Studies on hydrogen-related embrittlement have been conducted, revealing that the main risks are present when hydrogen is introduced in relative amounts as low as 1%. Despite this, once that 1% is present, the risk does not increase much more when the volume of hydrogen is increased.
“The good news is that once we have 1%, and then 2%, 5%, 20%, 30%, the risk doesn’t really go up that much,” Harrison said.
”The bad news is that the 1% can be quite complicated. If you can deal with the 1%, you can probably deal with a lot more.”
Can blue hydrogen help advance the transition to fully renewable energy?
Blue hydrogen, unlike its produced and renewable cousin, green hydrogen, is produced from natural gas through steam methane reforming (SMR), where natural gas is mixed with very hot steam and a catalyst.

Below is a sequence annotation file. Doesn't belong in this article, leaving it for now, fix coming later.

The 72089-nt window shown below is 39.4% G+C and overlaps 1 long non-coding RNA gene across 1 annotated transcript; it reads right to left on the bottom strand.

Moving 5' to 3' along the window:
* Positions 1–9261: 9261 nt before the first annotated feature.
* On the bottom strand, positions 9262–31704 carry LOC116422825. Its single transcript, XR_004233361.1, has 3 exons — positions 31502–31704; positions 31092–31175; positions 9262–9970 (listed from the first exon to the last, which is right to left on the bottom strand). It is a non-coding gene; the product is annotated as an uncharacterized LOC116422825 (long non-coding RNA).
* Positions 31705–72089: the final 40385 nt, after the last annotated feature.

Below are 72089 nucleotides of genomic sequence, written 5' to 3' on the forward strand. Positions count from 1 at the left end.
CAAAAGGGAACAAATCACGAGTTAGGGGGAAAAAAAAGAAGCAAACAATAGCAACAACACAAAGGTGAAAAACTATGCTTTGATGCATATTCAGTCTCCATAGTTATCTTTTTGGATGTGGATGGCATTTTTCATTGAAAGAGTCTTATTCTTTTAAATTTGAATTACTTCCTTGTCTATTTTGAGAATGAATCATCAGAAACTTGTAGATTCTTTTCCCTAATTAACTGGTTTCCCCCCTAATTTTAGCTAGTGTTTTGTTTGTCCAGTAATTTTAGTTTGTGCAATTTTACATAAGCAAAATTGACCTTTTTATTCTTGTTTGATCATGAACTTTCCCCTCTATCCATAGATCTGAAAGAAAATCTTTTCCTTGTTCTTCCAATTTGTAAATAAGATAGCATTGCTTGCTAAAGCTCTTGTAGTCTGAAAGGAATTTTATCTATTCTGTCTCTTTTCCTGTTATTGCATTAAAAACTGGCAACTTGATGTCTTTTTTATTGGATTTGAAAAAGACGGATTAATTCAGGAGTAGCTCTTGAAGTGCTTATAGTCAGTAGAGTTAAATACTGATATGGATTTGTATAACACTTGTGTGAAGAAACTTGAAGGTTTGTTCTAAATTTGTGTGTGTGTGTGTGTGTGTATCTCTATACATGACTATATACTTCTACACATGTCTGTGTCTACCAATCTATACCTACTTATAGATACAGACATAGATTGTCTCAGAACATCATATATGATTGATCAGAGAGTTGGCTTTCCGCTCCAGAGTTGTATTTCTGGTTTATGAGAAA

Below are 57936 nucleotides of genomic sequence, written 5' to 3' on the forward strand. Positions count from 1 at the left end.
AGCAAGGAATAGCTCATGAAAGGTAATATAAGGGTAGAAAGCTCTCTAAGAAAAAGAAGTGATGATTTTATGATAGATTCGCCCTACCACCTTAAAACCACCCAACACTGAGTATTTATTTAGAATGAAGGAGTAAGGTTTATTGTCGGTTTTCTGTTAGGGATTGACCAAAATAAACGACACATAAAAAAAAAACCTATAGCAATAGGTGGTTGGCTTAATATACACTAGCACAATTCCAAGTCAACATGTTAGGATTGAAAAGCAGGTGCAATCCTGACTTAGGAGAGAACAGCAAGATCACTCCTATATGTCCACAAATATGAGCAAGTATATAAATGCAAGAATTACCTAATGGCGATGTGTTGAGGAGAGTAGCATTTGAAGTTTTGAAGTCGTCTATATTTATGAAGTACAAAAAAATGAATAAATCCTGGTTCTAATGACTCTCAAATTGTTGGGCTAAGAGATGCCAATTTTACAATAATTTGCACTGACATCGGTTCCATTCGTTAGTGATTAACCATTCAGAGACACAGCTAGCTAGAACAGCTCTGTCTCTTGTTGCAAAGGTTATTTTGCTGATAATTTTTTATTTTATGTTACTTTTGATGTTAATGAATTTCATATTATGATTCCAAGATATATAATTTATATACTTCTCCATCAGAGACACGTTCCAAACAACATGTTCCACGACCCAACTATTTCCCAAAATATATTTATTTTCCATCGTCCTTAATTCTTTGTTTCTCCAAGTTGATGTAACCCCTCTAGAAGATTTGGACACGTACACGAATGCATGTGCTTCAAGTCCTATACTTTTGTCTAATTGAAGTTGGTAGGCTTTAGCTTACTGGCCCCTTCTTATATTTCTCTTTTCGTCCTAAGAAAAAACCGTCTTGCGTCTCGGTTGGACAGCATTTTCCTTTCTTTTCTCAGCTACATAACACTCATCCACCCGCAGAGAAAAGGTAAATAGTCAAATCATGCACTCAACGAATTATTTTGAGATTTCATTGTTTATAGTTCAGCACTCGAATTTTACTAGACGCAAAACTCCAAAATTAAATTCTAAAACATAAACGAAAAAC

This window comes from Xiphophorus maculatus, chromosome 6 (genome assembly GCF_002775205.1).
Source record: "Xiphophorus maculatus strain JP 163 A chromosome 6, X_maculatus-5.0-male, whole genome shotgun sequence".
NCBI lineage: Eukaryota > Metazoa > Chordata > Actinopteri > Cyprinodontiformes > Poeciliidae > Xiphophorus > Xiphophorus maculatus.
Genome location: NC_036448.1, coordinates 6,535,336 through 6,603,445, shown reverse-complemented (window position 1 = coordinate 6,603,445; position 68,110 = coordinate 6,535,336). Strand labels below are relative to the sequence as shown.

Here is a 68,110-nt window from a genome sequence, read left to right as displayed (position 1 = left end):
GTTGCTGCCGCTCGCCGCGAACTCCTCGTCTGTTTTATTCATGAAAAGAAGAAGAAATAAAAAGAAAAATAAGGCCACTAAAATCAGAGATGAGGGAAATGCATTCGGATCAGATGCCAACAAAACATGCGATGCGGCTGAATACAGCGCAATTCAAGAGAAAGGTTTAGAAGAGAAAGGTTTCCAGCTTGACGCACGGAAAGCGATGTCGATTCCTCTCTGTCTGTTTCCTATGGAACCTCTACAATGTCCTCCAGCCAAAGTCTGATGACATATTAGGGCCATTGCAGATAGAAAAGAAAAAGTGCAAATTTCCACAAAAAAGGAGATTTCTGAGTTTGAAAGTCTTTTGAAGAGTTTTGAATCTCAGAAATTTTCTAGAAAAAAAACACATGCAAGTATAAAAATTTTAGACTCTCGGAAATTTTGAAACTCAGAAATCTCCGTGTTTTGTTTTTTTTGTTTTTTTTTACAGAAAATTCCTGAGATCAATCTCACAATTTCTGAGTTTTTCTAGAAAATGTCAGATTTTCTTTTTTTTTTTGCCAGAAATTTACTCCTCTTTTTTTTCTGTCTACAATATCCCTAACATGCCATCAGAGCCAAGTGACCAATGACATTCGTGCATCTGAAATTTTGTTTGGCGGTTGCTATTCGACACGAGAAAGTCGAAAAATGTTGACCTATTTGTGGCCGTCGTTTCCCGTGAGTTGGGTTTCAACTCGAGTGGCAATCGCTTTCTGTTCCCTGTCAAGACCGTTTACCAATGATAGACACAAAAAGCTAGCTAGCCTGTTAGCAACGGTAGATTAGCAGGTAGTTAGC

Although not emission-free, Harrison explained how blue hydrogen could help in the transition from fossil fuels to fully renewable energy.
“Is blue hydrogen essential? No. Can you help? Yes probably. It’s a very, very useful tool in the toolkit where other things just aren’t possible.”
To produce green hydrogen, access to renewable energy generation methods, such as wind or solar power, the benefits of which are highly dependent on geography and climate, is essential.
In areas like northern Canada, above the Arctic Circle, where wind turbines can freeze up in the winter and a lack of constant sunlight makes solar power useless, blue hydrogen, which requires natural gas and captures and carbon storage (CCS), is a very realistic alternative.
“The attraction of blue hydrogen in an environment like that is very, very high.”